ajm said...

Those Steve Allen mystery novels, according to accomplished mystery writer Jon L. Breen, were actually ghostwritten by Walter J. Sheldon and Robert Westbrook...

Max Clarke said...

I still smile at the episode of Steve's show when it came back from the summer break.

The Steve Allen Show opened with a big production number in which the people on stage sang, "Steve's Back!" A bit like watching a parade, very festive, with Steve being Steve. Then, at the end of the "Steve's back!" number, Steve turned his back on the audience, and I guess somebody tore off his shirt, and we all got to see Steve's back. Very clever.

Anonymous said...

Back in the 20th century there was a short-lived tv show starring puppeteer Wayland Flowers and his creation Madame. I watched the show, enjoyed it, and one particular exchange has stayed with me all these years.

One of the characters complained she was being forced to do something she didn't want to do. So Madame turned on her and barked, "Nobody has to do anything! Except Steve Allen who has to do everything."


Earl B said...

And let's not forget, he also invented the Steve-O-Meter.

A. Buck Short said...

Only one question. “How’s yer sister?”

Isn’t the real mystery how a guy can have written over 7,000 songs, yet nobody can remember more than two of them-- Gravy Waltz, This Could Be the Start OF Something Big? Note we’re saying “remember” here, not “recognize when reminded of,” or "songs from movies, reviews, etc. that people generally don't know he wrote." Still....

Alrighty then, maybe this:

Later doing match commentary with Gorilla Monsoon and Jesse Ventura (wish I had the clip). And “No more Stallin’?” Priceless.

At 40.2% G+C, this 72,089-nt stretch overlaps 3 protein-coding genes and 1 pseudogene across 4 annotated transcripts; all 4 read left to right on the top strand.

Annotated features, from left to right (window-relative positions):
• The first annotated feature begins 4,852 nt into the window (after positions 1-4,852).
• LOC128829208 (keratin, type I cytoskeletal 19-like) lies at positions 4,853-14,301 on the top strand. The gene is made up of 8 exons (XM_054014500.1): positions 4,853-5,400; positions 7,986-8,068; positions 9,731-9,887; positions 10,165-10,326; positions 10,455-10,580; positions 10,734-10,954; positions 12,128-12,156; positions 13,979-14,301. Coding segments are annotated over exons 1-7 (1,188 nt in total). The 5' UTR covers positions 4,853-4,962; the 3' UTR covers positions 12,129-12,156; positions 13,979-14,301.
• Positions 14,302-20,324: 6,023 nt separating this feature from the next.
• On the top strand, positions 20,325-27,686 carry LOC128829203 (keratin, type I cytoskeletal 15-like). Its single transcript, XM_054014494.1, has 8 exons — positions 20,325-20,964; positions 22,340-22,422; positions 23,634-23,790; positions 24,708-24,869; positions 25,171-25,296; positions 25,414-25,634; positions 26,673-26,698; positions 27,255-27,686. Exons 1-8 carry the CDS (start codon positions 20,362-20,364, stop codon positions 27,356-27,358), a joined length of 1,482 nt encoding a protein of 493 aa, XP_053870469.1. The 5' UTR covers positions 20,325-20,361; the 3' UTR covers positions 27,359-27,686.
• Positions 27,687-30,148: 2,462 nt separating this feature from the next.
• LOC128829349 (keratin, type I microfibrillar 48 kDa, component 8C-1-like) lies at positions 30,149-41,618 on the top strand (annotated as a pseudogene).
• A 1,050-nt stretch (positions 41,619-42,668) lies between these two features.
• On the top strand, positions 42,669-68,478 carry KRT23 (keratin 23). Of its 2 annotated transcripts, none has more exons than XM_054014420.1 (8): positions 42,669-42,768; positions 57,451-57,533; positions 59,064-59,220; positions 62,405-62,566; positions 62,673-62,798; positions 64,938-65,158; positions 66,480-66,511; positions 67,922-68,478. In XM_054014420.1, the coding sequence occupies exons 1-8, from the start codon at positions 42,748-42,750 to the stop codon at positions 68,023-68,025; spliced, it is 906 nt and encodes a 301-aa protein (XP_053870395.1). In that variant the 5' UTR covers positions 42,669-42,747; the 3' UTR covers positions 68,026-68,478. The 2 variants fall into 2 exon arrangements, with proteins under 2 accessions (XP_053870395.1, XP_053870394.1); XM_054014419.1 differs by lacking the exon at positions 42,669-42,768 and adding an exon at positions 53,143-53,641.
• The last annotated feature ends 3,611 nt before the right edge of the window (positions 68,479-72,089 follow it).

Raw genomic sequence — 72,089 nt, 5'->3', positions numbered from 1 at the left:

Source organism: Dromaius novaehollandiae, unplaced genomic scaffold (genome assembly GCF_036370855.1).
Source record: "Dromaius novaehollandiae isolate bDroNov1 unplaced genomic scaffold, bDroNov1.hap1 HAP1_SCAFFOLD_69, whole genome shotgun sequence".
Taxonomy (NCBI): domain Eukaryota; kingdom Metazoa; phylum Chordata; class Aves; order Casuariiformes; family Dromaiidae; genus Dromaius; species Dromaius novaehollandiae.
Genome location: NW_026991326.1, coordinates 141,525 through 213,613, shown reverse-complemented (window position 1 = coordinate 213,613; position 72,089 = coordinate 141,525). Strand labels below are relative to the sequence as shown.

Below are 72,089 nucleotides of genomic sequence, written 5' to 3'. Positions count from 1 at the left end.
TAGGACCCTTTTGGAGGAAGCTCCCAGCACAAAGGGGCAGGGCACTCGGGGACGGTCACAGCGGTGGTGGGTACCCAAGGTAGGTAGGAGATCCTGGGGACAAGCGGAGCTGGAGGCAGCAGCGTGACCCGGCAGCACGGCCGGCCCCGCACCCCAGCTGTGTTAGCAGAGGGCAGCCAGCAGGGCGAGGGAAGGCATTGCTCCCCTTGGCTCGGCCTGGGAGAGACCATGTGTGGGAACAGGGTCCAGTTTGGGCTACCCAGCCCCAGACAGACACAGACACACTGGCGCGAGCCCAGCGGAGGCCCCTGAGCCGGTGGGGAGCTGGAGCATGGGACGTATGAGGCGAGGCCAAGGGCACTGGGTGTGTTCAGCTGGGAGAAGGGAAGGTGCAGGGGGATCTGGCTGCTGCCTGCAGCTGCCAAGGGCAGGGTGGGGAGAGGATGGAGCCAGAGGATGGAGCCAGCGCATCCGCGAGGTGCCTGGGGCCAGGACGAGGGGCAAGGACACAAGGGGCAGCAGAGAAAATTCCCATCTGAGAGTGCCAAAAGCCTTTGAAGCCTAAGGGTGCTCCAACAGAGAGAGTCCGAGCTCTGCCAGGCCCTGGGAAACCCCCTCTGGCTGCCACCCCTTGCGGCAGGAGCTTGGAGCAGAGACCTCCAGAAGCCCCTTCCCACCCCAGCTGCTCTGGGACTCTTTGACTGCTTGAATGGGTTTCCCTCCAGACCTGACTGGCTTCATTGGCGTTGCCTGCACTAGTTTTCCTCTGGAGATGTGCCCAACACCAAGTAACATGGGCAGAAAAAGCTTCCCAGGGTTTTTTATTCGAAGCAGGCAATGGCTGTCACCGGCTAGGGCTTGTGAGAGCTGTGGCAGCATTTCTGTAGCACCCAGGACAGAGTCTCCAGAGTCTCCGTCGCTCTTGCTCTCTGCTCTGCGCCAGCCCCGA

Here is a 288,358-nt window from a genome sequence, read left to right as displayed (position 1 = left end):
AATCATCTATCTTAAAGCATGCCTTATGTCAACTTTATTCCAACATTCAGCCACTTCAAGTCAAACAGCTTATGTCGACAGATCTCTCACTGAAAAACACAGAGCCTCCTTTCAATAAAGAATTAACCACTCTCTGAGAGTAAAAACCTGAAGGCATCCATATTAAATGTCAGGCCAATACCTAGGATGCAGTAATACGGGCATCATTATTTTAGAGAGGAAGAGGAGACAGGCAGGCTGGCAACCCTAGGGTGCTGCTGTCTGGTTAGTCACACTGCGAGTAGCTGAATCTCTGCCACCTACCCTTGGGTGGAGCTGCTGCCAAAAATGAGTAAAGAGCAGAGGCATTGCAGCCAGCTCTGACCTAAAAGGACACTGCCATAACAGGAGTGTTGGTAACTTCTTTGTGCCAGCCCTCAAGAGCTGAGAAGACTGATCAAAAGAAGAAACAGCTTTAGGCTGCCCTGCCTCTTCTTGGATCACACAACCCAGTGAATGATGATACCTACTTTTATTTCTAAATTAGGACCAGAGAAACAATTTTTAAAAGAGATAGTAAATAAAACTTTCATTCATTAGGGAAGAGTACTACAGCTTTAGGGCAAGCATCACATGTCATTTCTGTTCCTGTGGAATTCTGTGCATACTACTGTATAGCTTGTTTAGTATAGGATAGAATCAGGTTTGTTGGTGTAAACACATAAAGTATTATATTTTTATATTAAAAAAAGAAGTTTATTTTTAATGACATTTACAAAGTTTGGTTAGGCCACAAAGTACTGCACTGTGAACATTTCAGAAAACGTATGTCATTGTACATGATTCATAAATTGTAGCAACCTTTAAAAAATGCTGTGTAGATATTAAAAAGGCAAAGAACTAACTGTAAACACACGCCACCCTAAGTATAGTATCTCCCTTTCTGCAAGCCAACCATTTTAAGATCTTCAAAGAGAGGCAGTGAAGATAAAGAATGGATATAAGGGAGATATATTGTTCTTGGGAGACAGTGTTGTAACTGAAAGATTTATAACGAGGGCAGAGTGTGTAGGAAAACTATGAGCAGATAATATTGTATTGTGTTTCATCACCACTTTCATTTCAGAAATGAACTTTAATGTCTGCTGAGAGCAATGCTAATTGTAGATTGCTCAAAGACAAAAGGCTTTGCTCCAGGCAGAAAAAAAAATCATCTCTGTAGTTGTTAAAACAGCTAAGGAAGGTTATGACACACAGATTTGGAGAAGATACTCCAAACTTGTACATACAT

But I will have to quibble with you (a verb one can imagine Mr. A working wonders with). Are Steve Allen and Jayne Meadows any harder to accept as master sleuths than the well documented fact of their longtime bridge partners Steve Lawrence and Eydie Gormé running a bail bonds agency in Henderson? Not when you realize both men married private Y’s. Didn’t the foursome provide counsel Flea Bailey of the Hollywood & Vine law firm with that ultimately successful appeal in the Sam Sheppard murder trial: Blame it on the Bossa Nova? Or their time in witness protection: Go Away Little Girl?”

As Mr. Allen might say, “I rest my case. And then after my case has a little time to recover, I’ll take it on a short walk to clear its head.” But I digress. Or as he’d put it. “Let me know when I trigress, and I’ll stop.”

I’ve often observed that the funniest people are also sometimes the last ones to know when something they didn’t intend as funny actually is. But how can you not love the Spy vs. Spy imagery of that “incognito” disguise? Is this something Louis Nye would find unfathomable? I DON’T THINK SO! Just look at the sports jacket. And as an expert in murder mystery, who could stretch dying into three acts better than Louis Nye?